Entrepreneurship And Business Management

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Entrepreneurship And Business Management General Principles and Practices

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Entrepreneurship And Business Management

  1. 1. Entrepreneurship and Business Management Mega Bucks Workshop Indian Institute of Technology Kanpur
  2. 2. What is Entrepreneurship? <ul><li>Capacity to take risks </li></ul><ul><li>Ability to own and organize </li></ul><ul><li>Desire and capability to innovate and diversify (Stepanek, 1962) </li></ul>
  3. 3. Who is an entrepreneur? <ul><li>Person conducting own business (Webster) </li></ul><ul><li>Person who sets up business deals in order to make profits (Collins Cobuild) </li></ul><ul><li>Organizer of an economic venture, one who owns, organizes, manages, and assumes the risks of the business (Chandrashekhar) </li></ul>
  4. 4. Why entrepreneurship? <ul><li>Process of creating something different, with value, by devoting necessary time and effort, by assuming the accompanying financial, psychological, and social risks, and receiving the resulting rewards of monetary and personal satisfaction (Bowen and Hisrich, 1986). </li></ul>
  5. 5. Role of the Entrepreneur <ul><li>An innovator who combines technical innovations and financial finesses. </li></ul><ul><li>Important role in producing competitive products, processes, and services. </li></ul><ul><li>Generation of new employment </li></ul><ul><li>Local and regional economic development </li></ul><ul><li>Improved allocation of resources and transfer of technologies </li></ul>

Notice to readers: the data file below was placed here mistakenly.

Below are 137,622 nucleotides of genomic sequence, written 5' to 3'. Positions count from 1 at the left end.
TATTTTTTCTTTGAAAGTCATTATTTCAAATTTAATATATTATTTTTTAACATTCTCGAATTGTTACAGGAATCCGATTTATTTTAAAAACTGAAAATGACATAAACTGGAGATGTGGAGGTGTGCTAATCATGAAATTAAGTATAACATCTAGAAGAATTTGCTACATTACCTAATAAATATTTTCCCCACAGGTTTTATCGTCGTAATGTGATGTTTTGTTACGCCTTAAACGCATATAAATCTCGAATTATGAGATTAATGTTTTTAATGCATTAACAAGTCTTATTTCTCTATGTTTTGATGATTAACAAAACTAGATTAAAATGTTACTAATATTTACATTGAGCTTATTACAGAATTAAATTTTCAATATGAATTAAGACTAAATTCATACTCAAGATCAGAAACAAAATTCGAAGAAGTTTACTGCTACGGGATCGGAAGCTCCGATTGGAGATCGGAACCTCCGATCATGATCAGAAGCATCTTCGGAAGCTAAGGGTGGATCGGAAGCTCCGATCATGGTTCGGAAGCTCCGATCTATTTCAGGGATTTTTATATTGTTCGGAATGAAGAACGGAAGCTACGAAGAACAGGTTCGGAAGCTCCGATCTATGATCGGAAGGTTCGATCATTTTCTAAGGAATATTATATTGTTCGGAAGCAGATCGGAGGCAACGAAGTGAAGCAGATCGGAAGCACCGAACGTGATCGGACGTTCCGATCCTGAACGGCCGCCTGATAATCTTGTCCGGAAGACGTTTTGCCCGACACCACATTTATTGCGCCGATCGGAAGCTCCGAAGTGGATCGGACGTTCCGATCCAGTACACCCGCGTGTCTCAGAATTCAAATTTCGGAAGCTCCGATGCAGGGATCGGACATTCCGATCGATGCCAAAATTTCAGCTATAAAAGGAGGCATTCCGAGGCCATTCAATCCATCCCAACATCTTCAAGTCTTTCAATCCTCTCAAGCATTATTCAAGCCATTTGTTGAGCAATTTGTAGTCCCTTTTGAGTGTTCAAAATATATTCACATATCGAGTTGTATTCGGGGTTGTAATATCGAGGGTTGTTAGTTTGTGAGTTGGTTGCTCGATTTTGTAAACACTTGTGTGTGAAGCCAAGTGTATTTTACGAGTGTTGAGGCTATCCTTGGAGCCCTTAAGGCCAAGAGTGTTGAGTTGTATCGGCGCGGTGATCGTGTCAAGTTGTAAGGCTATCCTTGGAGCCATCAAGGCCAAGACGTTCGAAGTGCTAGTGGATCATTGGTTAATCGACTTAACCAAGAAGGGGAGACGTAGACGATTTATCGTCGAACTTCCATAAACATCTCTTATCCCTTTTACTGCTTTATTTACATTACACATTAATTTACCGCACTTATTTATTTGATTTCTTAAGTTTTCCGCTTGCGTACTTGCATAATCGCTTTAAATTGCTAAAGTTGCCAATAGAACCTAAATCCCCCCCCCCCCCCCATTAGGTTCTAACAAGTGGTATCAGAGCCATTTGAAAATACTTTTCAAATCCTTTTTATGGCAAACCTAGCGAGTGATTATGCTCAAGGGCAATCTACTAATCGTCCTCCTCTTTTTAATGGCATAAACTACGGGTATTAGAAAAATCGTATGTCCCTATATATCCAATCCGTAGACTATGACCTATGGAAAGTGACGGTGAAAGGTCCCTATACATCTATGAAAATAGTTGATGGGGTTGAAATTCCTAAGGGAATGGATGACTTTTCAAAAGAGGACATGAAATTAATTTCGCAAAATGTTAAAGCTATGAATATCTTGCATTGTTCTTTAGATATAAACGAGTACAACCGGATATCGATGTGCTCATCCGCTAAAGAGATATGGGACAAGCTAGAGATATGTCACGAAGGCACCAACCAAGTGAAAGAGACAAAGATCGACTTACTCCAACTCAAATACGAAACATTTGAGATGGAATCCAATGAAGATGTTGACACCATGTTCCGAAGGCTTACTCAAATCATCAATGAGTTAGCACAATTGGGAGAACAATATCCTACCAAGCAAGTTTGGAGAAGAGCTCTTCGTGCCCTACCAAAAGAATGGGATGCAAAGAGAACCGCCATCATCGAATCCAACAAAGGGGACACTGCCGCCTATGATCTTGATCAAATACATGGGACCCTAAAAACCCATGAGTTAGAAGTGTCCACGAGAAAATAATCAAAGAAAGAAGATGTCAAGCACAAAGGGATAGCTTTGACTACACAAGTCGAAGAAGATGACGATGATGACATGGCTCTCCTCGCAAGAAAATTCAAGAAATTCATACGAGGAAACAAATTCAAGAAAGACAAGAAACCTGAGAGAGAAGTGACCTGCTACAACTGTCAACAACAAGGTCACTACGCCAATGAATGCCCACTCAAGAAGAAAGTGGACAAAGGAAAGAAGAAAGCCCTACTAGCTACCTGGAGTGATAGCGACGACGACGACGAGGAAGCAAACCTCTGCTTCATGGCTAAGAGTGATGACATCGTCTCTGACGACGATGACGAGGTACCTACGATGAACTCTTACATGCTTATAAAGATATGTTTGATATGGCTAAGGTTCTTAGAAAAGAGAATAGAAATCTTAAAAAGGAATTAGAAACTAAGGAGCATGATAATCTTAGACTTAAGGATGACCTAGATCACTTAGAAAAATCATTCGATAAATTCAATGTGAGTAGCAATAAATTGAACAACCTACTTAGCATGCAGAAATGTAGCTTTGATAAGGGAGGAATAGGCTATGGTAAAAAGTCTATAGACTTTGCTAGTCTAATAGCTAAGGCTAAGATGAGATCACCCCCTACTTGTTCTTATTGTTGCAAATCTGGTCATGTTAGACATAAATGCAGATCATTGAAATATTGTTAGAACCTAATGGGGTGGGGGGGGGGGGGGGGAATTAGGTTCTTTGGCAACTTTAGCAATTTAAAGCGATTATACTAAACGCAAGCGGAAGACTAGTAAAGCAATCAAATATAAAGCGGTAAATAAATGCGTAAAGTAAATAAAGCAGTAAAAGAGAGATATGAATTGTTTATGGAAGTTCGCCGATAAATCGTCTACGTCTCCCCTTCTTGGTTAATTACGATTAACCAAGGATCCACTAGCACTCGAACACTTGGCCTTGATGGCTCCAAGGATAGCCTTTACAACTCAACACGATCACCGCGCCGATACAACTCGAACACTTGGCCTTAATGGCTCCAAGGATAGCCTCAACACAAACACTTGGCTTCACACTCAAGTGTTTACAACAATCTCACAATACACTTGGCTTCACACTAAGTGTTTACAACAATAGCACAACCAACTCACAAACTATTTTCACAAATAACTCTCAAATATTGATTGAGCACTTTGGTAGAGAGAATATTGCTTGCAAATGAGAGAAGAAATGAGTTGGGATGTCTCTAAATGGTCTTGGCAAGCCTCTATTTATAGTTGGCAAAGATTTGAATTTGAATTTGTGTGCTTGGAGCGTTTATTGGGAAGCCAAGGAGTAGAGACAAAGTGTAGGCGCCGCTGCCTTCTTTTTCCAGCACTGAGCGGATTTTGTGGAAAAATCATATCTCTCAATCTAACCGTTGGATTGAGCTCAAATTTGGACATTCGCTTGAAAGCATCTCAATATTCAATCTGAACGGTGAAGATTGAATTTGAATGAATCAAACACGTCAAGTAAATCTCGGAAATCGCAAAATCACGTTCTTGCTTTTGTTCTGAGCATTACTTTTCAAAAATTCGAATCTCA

6. 6. Entrepreneur as an Economic Pioneer <ul><li>Introduction of new goods and products </li></ul><ul><li>Introduction of new processes and methods of production </li></ul><ul><li>Opening up of new markets </li></ul><ul><li>Opening up of new sources of supply </li></ul><ul><li>Industrial re-organization </li></ul>
  7. 7. Strategic Importance of the Small-Scale Sector <ul><li>Significant contributions to national income, employment, and export earnings </li></ul><ul><li>Value of output over Rs. 5,70,000 crores </li></ul><ul><li>Employment of over 17.5 million (> twice the private sector; almost as much as all public sector employment) </li></ul><ul><li>Exports of over Rs. 54,000 crores (> 35 per cent of all exports) (2000-01 figures) </li></ul>
  8. 8. Entrepreneurship and Small Businesses <ul><li>Entrepreneurship is especially critical in small businesses because: </li></ul><ul><li>Important sources of competition for large firms; challenge their economic power </li></ul><ul><li>Offer a wide range of choice to consumers </li></ul><ul><li>Sources of innovation and creativity </li></ul><ul><li>Good career opportunities to work in an unstructured environment of a small company </li></ul>
  9. 9. Marketing Management <ul><li>Demand variables: </li></ul><ul><li>Demographic, social, economic, political, and competitive factors in market environment </li></ul><ul><li>Psychological, social, and economic patterns in customer motivations </li></ul><ul><li>All autonomous factors </li></ul>
  10. 10. Marketing Management <ul><li>Semi-demand variables: </li></ul><ul><li>Market segmentation </li></ul><ul><li>Customer behavior </li></ul><ul><li>Only partially under the control of the entrepreneur </li></ul>
  11. 11. Marketing Management <ul><li>Decision Variables: </li></ul><ul><li>Product characteristics and pricing </li></ul><ul><li>Distribution and personal selling </li></ul><ul><li>Advertising policies </li></ul><ul><li>Mostly under the control of the entrepreneur </li></ul>
  12. 12. Marketing Management <ul><li>The essential entrepreneurial function in marketing management is to design an integrated marketing plan, where the demand and semi-demand variables of the market are related to the product and decision variables of the firm. </li></ul>